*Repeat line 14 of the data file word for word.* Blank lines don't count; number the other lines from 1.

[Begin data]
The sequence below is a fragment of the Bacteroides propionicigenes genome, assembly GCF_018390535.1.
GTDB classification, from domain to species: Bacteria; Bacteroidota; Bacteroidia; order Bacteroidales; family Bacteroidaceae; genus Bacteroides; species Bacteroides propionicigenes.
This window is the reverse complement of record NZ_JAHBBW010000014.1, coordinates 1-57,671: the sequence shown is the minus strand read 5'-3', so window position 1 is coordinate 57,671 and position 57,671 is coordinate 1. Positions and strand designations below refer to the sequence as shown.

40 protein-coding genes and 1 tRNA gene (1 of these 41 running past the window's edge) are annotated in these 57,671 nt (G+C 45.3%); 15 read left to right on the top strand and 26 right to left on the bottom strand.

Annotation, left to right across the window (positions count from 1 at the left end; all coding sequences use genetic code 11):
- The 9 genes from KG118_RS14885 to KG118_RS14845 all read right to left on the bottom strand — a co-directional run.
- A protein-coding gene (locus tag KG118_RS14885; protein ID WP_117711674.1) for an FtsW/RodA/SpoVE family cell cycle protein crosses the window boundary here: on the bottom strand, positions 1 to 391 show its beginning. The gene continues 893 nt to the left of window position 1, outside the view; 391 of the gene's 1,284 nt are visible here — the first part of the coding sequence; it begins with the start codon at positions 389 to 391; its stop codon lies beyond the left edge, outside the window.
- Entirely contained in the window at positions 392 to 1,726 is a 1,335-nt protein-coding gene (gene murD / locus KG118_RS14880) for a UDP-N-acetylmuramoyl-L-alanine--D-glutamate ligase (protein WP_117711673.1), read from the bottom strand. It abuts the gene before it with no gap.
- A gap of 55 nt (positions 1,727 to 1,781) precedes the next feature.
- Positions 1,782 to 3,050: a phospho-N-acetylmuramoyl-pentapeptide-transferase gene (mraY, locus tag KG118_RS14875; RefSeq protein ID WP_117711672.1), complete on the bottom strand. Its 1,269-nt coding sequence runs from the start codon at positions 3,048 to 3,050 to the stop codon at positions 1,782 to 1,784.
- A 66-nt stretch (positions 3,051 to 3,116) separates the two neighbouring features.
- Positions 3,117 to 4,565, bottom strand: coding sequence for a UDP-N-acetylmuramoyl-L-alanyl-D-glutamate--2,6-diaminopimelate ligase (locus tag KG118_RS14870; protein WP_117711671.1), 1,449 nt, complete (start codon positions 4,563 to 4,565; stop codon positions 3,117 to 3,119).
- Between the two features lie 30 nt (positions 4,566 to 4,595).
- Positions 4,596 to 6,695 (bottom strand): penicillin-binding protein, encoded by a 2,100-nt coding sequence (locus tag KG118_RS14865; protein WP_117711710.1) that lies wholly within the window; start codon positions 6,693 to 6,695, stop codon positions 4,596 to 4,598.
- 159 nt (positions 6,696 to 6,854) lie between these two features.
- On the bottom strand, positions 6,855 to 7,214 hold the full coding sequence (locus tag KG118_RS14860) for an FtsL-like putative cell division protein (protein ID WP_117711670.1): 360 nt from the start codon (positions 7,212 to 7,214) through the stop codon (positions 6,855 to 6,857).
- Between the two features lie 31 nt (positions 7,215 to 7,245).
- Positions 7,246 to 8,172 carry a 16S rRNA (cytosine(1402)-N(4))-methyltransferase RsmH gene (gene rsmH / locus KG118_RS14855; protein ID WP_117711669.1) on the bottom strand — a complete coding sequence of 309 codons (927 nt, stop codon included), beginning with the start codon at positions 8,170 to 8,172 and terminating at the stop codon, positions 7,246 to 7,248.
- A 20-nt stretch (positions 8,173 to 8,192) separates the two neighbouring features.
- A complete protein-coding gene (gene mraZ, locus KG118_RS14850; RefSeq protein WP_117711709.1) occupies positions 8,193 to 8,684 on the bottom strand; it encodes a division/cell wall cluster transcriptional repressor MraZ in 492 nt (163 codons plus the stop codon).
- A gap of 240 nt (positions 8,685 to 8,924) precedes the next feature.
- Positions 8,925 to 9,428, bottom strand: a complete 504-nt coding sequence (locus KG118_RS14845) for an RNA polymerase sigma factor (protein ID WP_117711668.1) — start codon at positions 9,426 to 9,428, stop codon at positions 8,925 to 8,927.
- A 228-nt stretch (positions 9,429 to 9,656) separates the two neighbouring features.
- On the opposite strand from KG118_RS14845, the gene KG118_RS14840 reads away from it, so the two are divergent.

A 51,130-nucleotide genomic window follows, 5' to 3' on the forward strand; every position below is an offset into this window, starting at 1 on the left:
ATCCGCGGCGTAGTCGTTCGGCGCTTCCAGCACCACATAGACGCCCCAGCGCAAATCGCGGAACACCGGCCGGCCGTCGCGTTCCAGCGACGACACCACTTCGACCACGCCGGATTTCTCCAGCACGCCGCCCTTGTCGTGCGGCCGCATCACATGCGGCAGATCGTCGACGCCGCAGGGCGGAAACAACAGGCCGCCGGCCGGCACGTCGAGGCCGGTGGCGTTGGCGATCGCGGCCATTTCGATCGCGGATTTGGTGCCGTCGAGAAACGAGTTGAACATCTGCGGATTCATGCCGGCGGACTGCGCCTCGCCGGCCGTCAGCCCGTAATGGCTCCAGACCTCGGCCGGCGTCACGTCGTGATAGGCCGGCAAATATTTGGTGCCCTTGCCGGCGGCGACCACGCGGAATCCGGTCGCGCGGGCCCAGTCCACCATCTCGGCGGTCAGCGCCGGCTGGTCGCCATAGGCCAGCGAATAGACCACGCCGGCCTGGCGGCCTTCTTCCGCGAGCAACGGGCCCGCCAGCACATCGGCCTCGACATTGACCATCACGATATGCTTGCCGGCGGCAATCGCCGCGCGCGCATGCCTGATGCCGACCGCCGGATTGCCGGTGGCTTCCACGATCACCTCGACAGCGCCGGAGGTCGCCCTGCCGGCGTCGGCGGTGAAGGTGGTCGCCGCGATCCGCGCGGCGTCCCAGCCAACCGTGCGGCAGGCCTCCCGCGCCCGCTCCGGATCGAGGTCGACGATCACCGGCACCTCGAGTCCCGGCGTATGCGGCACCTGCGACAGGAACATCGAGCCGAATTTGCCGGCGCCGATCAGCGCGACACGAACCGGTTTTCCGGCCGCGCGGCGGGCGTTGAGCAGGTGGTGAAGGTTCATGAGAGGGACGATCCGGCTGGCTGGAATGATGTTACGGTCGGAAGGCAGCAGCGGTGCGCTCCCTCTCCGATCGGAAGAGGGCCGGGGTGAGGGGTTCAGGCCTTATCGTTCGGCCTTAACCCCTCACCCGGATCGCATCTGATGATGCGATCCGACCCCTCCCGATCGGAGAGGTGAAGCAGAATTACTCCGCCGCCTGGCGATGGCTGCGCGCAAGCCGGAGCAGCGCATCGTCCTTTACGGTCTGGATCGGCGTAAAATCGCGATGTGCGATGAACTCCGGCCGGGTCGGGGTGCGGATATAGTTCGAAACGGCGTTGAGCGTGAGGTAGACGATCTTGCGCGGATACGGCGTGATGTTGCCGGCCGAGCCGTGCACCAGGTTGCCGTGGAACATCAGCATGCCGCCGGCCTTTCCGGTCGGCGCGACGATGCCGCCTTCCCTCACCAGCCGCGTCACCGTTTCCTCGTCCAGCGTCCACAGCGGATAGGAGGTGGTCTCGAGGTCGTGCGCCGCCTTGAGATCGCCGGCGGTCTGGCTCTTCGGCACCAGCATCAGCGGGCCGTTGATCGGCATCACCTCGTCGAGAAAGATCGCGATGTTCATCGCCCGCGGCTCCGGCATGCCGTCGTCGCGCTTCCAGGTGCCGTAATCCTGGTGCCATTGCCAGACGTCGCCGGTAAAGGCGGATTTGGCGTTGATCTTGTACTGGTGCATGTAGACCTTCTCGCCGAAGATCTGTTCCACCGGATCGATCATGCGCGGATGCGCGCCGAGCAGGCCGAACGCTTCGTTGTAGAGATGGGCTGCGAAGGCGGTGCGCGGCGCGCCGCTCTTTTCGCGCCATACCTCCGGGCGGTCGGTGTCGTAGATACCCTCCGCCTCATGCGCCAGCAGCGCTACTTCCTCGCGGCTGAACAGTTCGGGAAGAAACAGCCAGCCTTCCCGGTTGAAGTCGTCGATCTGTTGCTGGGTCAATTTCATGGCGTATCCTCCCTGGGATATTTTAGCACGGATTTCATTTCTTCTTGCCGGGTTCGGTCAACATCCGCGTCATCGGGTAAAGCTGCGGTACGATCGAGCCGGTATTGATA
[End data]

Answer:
- Positions 4,596 to 6,695 (bottom strand): penicillin-binding protein, encoded by a 2,100-nt coding sequence (locus tag KG118_RS14865; protein WP_117711710.1) that lies wholly within the window; start codon positions 6,693 to 6,695, stop codon positions 4,596 to 4,598.